UIndy spreads message of life-saving text-to-911 Lifeline Law

Advocates for the Indiana Lifeline Law and text-to-911 visited the University of Indianapolis campus Wednesday to make sure students know alcohol-related deaths are preventable. Help is available.

State Sen. Jim Merritt (R-Indianapolis) and State Treasurer Kelly Mitchell spoke, along with University Police Chief David Selby, Student Government President Jason Marshall and Make Good Decisions Advocate Stevan Stankovich.

“We’ve saved 43 lives to date (that we know of) because of the Lifeline Law,” said Merritt. “Everyone makes mistakes, but we’re here to encourage students to make good decisions when it really matters.”

Alcohol poisoning kills a college-aged person every 44 hours, according to Indiana Youth Services Association’s Make Good Decisions campaign. Indiana’s Lifeline Law provides legal protection for underage drinking and many alcohol-related offenses for minors, for a person who texts or calls 911, and for the person(s) assisting, to report a medical emergency.

Stankovich spoke about an incident that happened nine years ago when he was a college freshman at Wabash College. A fraternity brother, Johnny Smith, came home extremely intoxicated, and Stankovich was tasked with watching over him throughout the night. Although the brothers were concerned about him, they decided not to call 911 and instead rolled him on his side to sleep it off.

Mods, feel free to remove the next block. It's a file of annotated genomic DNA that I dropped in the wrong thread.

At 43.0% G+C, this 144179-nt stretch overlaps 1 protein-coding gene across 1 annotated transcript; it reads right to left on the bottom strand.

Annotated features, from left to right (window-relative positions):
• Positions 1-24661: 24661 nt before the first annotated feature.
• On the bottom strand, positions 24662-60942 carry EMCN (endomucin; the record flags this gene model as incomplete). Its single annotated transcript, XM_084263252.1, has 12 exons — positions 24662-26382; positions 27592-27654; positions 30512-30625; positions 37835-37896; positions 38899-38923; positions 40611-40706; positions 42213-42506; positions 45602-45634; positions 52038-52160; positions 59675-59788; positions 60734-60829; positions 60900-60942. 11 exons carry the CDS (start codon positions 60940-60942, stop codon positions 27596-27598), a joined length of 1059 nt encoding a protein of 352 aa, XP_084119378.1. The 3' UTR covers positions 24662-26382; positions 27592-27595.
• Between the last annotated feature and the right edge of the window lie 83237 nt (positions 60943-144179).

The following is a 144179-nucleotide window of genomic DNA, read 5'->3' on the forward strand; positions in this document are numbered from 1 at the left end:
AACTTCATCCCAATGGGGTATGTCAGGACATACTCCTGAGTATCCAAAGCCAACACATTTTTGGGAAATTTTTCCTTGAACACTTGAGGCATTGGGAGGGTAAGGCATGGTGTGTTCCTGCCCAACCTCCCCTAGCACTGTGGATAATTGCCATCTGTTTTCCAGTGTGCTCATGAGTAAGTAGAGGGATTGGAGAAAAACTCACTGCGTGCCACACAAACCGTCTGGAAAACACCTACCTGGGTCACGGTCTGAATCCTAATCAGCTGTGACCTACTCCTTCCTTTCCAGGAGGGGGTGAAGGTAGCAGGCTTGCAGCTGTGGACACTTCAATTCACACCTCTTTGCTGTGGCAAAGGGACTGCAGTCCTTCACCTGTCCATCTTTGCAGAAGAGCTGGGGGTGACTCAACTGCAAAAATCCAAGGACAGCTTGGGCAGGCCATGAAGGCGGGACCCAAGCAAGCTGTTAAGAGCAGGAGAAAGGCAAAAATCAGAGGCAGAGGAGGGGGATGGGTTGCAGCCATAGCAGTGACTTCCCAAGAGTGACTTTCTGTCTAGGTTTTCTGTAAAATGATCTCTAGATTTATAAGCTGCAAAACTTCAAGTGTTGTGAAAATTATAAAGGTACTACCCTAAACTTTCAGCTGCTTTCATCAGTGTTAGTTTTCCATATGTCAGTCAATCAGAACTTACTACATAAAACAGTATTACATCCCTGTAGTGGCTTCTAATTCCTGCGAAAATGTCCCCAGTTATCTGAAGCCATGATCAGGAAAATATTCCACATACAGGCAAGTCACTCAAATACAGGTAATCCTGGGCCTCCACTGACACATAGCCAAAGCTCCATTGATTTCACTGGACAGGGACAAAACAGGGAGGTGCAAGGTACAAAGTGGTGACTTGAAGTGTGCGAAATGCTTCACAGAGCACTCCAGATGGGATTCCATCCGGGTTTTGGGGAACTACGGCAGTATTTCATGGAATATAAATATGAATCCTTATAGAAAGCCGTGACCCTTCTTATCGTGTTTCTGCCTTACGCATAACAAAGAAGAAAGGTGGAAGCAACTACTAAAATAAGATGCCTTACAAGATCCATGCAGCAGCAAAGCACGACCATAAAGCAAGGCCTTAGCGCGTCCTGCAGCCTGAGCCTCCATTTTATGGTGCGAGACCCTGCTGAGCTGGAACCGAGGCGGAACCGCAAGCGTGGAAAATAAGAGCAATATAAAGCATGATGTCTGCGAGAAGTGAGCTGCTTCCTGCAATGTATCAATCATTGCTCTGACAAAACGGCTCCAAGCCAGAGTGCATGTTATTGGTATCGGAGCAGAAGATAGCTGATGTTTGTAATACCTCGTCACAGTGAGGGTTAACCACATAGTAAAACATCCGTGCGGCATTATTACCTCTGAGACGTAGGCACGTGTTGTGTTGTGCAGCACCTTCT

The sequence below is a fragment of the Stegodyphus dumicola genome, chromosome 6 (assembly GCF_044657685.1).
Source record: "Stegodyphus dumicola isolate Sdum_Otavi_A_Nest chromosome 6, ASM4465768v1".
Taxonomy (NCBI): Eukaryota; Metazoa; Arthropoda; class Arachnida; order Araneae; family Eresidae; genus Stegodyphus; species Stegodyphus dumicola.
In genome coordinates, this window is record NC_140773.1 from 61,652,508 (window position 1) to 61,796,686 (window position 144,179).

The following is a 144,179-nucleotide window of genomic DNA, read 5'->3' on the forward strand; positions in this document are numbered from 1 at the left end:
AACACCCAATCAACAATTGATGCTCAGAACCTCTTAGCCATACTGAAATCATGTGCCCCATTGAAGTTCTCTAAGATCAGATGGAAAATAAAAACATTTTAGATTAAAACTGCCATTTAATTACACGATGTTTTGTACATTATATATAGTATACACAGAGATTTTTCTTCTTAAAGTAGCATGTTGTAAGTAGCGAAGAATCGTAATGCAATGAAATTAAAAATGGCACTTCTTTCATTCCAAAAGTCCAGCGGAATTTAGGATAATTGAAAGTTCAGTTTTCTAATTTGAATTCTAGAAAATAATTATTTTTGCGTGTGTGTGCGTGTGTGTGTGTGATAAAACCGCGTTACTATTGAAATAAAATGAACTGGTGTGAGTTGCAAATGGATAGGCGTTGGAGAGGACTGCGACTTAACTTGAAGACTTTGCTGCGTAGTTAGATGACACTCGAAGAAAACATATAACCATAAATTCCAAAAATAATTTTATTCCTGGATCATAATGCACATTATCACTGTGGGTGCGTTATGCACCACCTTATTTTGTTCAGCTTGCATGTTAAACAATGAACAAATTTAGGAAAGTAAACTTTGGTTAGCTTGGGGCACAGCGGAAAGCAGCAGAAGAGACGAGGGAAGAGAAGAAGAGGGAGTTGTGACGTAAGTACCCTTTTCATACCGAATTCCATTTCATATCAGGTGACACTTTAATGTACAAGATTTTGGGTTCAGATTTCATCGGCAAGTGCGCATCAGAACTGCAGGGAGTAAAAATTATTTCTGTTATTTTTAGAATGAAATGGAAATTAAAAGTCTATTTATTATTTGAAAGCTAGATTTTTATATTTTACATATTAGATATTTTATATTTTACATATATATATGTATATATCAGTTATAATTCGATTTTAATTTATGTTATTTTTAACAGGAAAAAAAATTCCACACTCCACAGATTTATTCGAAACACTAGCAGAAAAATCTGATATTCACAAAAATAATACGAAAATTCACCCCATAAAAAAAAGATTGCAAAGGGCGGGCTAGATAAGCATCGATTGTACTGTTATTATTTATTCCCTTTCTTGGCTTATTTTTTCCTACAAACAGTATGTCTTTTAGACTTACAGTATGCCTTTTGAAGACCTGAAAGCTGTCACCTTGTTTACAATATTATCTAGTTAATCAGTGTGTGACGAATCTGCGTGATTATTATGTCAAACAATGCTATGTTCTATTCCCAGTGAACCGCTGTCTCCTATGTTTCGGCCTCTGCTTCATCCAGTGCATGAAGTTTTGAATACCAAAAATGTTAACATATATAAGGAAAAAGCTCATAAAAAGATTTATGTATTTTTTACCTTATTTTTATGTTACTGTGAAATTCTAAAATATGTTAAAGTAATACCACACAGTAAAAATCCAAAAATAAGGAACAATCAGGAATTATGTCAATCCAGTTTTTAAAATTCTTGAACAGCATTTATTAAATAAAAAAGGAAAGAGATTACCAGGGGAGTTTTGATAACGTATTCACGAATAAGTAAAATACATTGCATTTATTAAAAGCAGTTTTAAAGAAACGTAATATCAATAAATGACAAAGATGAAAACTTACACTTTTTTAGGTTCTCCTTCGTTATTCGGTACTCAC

The next morning, Smith was unresponsive. The boys tried CPR, called for an ambulance, and watched as he left the house in a body bag.

“I didn’t realize people could die from drinking too much,” Stankovich recalled. “I felt responsible for his death and I fell into a depression fueled by guilt. I still feel terrible, because this was completely preventable.”

Selby reminded students of a University motto: “If you see something, say something. You never know when your actions could save a life.”

The most important things for students to know:

  • Know the signs of alcohol poisoning, which include unusual confusion, repeated vomiting, loss of bodily functions and pale or bluish skin. See a complete list of warning signs here.
  • If you’re concerned about someone who drank too much, you should call 911 or text 911 immediately for help. Make sure to include your location in the text message.